The remains of three frozen Eurasian cave lions have been discovered in the permafrost in Russia's Sakha Republic in the northeast of Siberia since 2015, a Japanese and Russian research team announced on Nov. 15.
Two of the lions discovered in 2015 by the team including researchers from the Russian Academy of Sciences and Jikei University were found to be newborn siblings from their physical characteristics and other information. The Eurasian cave lion is thought to have lived across Siberia and Europe, getting its name from making its home in caves. The primitive lion ancestor became extinct roughly 10,000 years ago.
The third lion found in September of this year has a body length of 47.5 centimeters and weighed 4.6 kilograms, and was named "Boris" after the name of the farmer who discovered the cub. The facial features, legs and the black markings on its coat were all almost completely intact. It is unclear when the lion died.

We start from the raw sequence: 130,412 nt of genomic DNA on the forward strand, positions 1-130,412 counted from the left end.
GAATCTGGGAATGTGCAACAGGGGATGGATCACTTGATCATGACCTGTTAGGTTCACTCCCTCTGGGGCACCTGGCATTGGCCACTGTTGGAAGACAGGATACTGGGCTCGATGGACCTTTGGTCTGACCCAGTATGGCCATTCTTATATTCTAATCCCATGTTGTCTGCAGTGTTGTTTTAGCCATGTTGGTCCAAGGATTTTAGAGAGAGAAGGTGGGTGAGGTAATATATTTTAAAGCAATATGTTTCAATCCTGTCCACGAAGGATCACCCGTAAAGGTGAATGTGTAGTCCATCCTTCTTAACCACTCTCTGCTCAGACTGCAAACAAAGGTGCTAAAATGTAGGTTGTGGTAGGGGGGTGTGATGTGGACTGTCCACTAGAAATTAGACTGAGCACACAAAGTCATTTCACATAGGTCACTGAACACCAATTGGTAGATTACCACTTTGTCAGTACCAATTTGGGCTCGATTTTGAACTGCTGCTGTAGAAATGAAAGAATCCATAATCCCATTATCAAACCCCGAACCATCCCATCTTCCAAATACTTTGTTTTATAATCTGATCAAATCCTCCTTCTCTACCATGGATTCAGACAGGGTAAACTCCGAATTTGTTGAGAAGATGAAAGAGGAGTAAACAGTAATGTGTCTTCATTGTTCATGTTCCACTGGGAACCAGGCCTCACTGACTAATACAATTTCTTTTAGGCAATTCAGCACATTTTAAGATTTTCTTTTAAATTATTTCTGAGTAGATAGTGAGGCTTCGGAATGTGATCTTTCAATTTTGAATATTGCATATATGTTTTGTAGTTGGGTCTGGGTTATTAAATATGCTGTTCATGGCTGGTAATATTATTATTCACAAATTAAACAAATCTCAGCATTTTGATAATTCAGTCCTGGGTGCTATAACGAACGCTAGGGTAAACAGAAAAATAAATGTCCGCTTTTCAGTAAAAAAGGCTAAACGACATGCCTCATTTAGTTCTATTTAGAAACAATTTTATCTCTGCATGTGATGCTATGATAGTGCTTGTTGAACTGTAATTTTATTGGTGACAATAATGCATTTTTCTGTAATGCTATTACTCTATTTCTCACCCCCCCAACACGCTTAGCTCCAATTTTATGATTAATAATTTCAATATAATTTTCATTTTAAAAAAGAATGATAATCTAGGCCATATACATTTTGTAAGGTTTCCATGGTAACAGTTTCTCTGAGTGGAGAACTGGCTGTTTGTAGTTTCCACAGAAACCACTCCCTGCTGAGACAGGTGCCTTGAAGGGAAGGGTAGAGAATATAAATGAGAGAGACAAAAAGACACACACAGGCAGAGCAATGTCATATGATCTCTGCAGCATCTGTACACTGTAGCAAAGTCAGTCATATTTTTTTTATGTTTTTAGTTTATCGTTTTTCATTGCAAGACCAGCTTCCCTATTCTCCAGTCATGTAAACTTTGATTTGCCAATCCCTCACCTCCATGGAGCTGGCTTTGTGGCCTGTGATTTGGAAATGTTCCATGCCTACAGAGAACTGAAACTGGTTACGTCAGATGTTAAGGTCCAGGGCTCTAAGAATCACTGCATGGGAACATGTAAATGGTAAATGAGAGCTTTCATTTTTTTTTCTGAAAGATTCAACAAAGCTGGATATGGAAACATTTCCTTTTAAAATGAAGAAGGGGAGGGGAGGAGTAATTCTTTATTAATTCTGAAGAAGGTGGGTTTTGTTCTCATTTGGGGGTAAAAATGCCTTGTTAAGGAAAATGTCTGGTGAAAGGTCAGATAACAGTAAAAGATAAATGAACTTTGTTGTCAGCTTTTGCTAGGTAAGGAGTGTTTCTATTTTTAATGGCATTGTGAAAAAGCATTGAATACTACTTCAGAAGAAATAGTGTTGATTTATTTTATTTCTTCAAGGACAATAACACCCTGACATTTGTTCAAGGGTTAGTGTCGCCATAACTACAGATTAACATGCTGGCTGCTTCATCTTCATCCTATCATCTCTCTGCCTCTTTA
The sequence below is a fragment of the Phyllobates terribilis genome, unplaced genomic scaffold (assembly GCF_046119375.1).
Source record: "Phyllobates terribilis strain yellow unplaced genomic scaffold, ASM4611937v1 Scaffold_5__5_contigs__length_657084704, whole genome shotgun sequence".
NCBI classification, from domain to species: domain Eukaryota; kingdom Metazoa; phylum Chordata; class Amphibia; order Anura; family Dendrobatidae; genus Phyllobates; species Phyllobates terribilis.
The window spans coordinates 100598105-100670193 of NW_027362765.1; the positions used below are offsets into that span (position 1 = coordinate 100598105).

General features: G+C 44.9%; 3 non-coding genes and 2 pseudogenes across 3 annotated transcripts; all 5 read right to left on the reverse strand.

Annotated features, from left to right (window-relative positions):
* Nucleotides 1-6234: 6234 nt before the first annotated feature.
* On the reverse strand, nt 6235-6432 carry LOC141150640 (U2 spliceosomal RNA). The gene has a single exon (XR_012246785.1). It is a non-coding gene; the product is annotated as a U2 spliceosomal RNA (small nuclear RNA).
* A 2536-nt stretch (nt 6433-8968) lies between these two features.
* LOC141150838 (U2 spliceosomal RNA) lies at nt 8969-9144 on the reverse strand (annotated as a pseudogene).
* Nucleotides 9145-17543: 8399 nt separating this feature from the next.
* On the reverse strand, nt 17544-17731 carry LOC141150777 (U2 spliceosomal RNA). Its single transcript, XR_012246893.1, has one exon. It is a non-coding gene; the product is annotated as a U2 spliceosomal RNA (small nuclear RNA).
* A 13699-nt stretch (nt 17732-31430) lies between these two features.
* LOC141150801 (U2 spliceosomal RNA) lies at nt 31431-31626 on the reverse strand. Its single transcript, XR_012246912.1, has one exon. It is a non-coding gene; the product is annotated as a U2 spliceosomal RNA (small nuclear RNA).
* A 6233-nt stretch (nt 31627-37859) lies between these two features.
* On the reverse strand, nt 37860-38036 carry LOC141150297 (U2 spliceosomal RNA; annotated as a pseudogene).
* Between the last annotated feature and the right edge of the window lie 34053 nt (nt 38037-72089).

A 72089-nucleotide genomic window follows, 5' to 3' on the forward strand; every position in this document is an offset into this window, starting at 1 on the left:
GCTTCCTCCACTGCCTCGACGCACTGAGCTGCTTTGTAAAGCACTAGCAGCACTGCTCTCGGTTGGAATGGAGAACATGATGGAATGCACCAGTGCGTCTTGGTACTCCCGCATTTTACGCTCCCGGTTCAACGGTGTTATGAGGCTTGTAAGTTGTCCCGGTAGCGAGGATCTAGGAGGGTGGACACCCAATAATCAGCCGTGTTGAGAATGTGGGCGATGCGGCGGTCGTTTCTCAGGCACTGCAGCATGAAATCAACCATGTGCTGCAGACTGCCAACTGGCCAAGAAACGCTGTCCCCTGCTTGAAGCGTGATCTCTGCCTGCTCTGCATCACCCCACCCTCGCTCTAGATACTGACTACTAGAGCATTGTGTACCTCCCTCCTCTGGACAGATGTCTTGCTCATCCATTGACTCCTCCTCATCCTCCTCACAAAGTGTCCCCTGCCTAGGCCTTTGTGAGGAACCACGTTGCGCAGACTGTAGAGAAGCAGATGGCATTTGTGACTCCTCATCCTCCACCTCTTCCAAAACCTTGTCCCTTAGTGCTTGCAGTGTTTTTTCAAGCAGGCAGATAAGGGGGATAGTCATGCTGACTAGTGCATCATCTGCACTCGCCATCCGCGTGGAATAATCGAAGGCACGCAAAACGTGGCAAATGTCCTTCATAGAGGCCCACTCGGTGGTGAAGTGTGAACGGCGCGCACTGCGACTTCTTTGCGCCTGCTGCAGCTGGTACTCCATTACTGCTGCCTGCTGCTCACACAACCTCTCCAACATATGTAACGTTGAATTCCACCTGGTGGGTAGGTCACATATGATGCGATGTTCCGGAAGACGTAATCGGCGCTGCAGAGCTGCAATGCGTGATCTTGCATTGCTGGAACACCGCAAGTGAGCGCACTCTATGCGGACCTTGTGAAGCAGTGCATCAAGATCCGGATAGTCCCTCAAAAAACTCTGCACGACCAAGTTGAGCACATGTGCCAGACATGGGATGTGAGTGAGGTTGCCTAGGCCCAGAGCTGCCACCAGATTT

The other two lions found in 2015 appear to be less than one month old, and were named after rivers close to where they were discovered, "Uyan" and "Dina." Of the two, Uyan was the most well-preserved, weighing roughly 2.8 kilograms with a body length of 41 centimeters. The siblings were found to be from approximately 50,000 years ago. The sex of all three of the animals is unknown.